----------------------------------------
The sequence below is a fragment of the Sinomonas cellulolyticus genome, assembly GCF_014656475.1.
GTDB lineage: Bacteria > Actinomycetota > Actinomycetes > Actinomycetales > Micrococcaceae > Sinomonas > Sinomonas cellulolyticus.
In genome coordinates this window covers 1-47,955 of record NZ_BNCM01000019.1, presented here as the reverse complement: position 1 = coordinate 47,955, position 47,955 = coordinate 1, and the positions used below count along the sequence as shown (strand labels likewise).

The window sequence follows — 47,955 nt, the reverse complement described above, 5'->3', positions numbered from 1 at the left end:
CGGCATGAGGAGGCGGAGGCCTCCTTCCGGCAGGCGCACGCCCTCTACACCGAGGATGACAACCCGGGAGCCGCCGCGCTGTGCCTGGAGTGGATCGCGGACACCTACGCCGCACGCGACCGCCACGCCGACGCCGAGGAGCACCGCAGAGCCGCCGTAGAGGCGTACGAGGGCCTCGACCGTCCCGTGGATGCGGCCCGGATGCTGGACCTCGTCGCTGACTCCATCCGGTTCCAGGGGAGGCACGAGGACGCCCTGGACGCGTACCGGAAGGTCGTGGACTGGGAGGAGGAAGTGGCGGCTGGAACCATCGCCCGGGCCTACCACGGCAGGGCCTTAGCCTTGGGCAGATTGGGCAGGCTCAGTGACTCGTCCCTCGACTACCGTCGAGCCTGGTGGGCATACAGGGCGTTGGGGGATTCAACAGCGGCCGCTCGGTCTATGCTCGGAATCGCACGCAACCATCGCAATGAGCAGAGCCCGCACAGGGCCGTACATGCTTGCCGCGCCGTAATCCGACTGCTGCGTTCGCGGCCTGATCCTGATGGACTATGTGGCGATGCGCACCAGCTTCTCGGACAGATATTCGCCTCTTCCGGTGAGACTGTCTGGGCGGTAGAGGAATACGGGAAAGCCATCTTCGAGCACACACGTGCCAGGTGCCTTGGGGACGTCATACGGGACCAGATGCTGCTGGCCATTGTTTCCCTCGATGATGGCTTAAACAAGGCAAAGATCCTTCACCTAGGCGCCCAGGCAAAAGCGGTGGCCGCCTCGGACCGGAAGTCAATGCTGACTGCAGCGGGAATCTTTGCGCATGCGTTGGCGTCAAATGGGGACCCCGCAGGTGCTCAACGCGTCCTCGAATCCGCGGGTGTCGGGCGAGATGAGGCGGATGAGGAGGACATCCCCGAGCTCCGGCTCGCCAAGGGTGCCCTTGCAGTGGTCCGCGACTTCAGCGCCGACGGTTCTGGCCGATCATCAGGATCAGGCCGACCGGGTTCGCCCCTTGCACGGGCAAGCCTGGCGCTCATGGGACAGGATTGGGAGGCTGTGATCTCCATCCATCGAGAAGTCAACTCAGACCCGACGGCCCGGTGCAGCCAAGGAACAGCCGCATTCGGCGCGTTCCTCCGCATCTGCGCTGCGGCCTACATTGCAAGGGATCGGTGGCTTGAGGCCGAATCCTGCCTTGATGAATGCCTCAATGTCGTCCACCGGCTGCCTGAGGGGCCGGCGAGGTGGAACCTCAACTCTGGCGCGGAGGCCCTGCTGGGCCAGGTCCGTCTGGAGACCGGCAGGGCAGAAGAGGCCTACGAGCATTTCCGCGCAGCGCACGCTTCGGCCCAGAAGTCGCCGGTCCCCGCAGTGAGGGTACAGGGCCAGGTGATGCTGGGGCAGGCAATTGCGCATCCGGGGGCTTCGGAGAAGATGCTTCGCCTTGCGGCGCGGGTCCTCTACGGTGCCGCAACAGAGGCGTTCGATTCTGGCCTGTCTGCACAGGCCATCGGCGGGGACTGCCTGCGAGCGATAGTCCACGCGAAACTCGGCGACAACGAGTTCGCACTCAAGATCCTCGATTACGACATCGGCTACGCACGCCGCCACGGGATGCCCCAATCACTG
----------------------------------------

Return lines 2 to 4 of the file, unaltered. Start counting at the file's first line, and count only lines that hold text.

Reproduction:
GTDB lineage: Bacteria > Actinomycetota > Actinomycetes > Actinomycetales > Micrococcaceae > Sinomonas > Sinomonas cellulolyticus.
In genome coordinates this window covers 1-47,955 of record NZ_BNCM01000019.1, presented here as the reverse complement: position 1 = coordinate 47,955, position 47,955 = coordinate 1, and the positions used below count along the sequence as shown (strand labels likewise).

The window sequence follows — 47,955 nt, the reverse complement described above, 5'->3', positions numbered from 1 at the left end: